I have always had a passion for animals, giant horses and cows. Dog and cats and snakes oh my! I didn’t find my true passion in life until I was 27, chickens. I spent many years researching and visiting animal sanctuaries to learn how to be a “Chicken Tender”, so to speak.
When I was finally ready, we built a chicken coop with a 16’ by 8’ run. It took almost six months but I wanted it to be safe and secure from all the hawks, foxes, skunks and bears we have. Did you know that skunks love to eat chicken eggs and have been known to attack adult hens? Strange isn’t it?! Now what type bedding should we use inside the coop, chopped hay? Hmm, but that causes breathing and stomach issues. Sand? No that causes eye irritation and breathing problems. I chose to go with straw. To know the difference between straw and hay, I revert to the old saying “Hay is for horses” which means it’s meant to be eaten. Straw doesn’t have those extra grains which cause the hens to get sick.
Now that we have everything ready after a year, it’s time to choose a type of chicken! There are over 100 variations in the world, 53 in the states alone! I wanted to raise them from hatchlings and my husband wanted to get adults so, naturally, we got hatchlings. Hatchings are also called “Day olds”. Then we transitioned to rescuing adults from the slaughterhouses and egg laying factories. When choosing the type of chicken, you must consider the weather in your area. The tri state area is in zones 7-5a. Cold hardy breeds work best! Australorps, Orphington Buffs, Rhode Island Reds, Wyandotte, Ameraucana, Barred Rocks, I could go on forever. Also to consider, is how many eggs each breed produces. For a family of 2 you don’t want 10 chickens laying eggs every day, 10 chickens times 365 days a year, you do the egg math! That would make an awful lot of quiches and breads! If you want chickens to have them as family friendly pets and not just for eggs, breed temperament should be factored in as well.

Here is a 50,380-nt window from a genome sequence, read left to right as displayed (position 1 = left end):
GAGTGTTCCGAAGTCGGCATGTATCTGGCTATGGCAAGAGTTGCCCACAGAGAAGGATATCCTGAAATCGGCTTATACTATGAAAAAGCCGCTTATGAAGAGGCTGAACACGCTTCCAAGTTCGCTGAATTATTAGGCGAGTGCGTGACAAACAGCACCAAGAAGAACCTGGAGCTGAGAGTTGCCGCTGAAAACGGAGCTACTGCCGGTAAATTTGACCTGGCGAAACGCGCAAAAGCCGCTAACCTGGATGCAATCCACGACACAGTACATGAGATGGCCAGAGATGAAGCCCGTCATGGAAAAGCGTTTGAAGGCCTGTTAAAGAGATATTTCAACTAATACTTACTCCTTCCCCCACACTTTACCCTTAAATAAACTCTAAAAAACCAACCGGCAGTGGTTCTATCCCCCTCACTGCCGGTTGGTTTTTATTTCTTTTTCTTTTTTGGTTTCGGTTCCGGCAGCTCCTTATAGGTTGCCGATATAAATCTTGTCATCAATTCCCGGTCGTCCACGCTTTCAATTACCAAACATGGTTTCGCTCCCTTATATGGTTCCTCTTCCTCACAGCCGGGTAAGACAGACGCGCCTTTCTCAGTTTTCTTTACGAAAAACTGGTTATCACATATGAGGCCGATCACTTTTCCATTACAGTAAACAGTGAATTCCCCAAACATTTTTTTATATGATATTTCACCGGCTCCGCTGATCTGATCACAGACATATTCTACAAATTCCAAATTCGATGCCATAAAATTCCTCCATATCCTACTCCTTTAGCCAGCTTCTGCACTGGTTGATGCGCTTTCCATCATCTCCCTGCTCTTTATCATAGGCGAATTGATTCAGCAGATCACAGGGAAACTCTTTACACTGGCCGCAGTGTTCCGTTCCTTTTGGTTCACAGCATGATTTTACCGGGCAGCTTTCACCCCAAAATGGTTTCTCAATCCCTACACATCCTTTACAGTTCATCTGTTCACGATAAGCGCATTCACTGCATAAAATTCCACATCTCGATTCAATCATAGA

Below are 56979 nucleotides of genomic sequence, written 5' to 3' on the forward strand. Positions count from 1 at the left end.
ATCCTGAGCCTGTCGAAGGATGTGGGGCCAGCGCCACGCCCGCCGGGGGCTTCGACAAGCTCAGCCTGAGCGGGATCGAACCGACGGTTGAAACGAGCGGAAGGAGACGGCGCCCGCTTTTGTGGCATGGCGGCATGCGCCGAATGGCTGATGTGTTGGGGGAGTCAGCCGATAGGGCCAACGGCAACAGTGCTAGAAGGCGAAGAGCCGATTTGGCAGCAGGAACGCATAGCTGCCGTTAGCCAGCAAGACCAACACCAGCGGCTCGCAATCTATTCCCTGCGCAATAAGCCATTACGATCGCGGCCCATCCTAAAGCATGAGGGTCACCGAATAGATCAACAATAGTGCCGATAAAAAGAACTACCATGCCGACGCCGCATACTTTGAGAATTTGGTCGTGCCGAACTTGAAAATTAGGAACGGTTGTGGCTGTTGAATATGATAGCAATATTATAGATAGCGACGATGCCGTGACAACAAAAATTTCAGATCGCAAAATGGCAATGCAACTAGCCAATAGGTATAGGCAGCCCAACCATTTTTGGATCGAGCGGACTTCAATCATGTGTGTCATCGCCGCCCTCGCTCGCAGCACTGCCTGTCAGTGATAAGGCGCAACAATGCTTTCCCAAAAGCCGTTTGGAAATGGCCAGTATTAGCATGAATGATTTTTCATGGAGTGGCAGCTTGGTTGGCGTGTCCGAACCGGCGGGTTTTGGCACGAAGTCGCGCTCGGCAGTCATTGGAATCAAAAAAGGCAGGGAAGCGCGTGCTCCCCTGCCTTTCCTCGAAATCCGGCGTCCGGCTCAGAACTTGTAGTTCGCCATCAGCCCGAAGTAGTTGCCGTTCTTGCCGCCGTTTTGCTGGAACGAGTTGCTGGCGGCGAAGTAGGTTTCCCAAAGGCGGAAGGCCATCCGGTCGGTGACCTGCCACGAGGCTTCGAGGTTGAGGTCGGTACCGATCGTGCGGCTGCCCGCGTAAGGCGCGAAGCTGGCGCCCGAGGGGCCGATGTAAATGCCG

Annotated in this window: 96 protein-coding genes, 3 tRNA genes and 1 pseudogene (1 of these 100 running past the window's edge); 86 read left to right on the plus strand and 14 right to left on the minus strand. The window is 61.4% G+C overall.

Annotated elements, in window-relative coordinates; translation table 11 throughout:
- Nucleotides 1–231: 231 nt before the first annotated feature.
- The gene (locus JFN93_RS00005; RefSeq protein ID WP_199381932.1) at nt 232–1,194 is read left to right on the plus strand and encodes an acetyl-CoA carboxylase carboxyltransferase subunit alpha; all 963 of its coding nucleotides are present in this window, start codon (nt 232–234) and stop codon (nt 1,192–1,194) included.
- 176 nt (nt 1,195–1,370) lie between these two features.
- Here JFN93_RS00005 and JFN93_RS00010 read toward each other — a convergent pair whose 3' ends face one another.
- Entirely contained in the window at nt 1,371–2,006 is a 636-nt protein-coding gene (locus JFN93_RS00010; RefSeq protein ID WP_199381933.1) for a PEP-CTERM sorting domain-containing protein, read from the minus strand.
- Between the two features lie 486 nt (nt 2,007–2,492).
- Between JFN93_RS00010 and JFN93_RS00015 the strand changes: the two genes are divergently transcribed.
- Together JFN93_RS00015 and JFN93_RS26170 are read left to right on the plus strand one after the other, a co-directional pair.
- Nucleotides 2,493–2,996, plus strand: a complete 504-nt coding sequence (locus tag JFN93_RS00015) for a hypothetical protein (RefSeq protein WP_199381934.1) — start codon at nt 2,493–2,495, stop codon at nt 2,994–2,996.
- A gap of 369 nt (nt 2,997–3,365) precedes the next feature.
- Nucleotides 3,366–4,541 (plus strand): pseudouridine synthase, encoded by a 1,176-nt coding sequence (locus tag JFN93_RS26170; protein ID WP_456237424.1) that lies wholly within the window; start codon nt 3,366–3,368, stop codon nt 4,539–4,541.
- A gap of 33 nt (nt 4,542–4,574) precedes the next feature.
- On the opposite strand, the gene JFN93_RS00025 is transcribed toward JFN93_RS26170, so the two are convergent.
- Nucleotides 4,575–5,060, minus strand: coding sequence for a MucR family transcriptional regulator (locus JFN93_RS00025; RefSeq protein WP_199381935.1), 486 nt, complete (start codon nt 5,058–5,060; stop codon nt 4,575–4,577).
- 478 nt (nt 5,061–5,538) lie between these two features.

We went with an easy starter breed, Rhode Island Reds. We now have Australorps, Rhodies, Barred Rocks and one which is a cross breed with no toes because of the pen she was kept in. They lay about 200 days a year. Rhodies and Barred Rocks are exceptionally friendly and love to be pet and held. Happy chickens, happy eggs! As with any living thing, they need constant care, these requiring twice or three times a day. Also with any living thing - tragedy happens. Whenever I tell people what has happened to a few of our girls, they are shocked. Having farm animals isn’t a pretty thing. It smells, it can be dirty, and sometimes brings disease and death. But then again, nothing in life is ever easy.
We chose to raise our flock naturally. All-natural supplements, like apple cider vinegar and oregano, added into their water a few times a week helps boost the immune system (also good for humans!) A great antioxidant mix - sage, D.E and garlic is added to their food every day. Left over squash, such as pumpkin and butternut are natural de-wormers and so tasty for them! One of the best things about chickens is the sustainability aspect. All our kitchen scraps go to them - even eggshells, the extra calcium is great for egg production! (If you didn’t know that chickens are natural cannibals, now you do!) With the exception of potatoes, onions and avocado, which are extremely poisonous to birds, we recycle everything to them. The more nutrients you feed your hens the better tasting eggs you receive. I have a feeling I was born to orchestrate a homestead for rescued chickens.
I could write 10 pages about raising chickens naturally, but I will not babble anymore. If you are thinking about getting chickens, please do your research. You will be surprised at how much work they are, but the love they give back is endless. Thanks for reading!
Amanda Walsh, Greenhouse Assistant